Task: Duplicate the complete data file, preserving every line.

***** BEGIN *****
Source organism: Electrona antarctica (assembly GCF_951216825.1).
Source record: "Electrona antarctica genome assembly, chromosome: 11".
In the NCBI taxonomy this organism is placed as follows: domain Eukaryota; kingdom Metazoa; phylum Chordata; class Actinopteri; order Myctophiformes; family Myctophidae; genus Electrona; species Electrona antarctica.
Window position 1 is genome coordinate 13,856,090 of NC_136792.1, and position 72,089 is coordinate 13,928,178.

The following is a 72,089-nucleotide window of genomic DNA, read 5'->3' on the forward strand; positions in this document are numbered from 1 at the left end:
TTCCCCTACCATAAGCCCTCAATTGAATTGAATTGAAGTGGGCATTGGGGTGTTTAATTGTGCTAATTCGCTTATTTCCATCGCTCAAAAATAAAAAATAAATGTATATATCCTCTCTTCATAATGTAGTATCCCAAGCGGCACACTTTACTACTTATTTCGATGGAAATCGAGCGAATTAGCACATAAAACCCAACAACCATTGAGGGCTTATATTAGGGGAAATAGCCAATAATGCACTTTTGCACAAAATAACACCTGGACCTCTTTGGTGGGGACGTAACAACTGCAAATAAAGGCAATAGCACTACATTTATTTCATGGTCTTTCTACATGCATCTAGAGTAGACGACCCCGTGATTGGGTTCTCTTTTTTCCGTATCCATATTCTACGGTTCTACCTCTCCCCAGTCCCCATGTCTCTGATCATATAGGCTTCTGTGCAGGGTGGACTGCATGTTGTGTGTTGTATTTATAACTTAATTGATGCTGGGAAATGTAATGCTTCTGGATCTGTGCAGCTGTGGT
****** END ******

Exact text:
Source organism: Electrona antarctica (assembly GCF_951216825.1).
Source record: "Electrona antarctica genome assembly, chromosome: 11".
In the NCBI taxonomy this organism is placed as follows: domain Eukaryota; kingdom Metazoa; phylum Chordata; class Actinopteri; order Myctophiformes; family Myctophidae; genus Electrona; species Electrona antarctica.
Window position 1 is genome coordinate 13,856,090 of NC_136792.1, and position 72,089 is coordinate 13,928,178.

The following is a 72,089-nucleotide window of genomic DNA, read 5'->3' on the forward strand; positions in this document are numbered from 1 at the left end:
TTCCCCTACCATAAGCCCTCAATTGAATTGAATTGAAGTGGGCATTGGGGTGTTTAATTGTGCTAATTCGCTTATTTCCATCGCTCAAAAATAAAAAATAAATGTATATATCCTCTCTTCATAATGTAGTATCCCAAGCGGCACACTTTACTACTTATTTCGATGGAAATCGAGCGAATTAGCACATAAAACCCAACAACCATTGAGGGCTTATATTAGGGGAAATAGCCAATAATGCACTTTTGCACAAAATAACACCTGGACCTCTTTGGTGGGGACGTAACAACTGCAAATAAAGGCAATAGCACTACATTTATTTCATGGTCTTTCTACATGCATCTAGAGTAGACGACCCCGTGATTGGGTTCTCTTTTTTCCGTATCCATATTCTACGGTTCTACCTCTCCCCAGTCCCCATGTCTCTGATCATATAGGCTTCTGTGCAGGGTGGACTGCATGTTGTGTGTTGTATTTATAACTTAATTGATGCTGGGAAATGTAATGCTTCTGGATCTGTGCAGCTGTGGT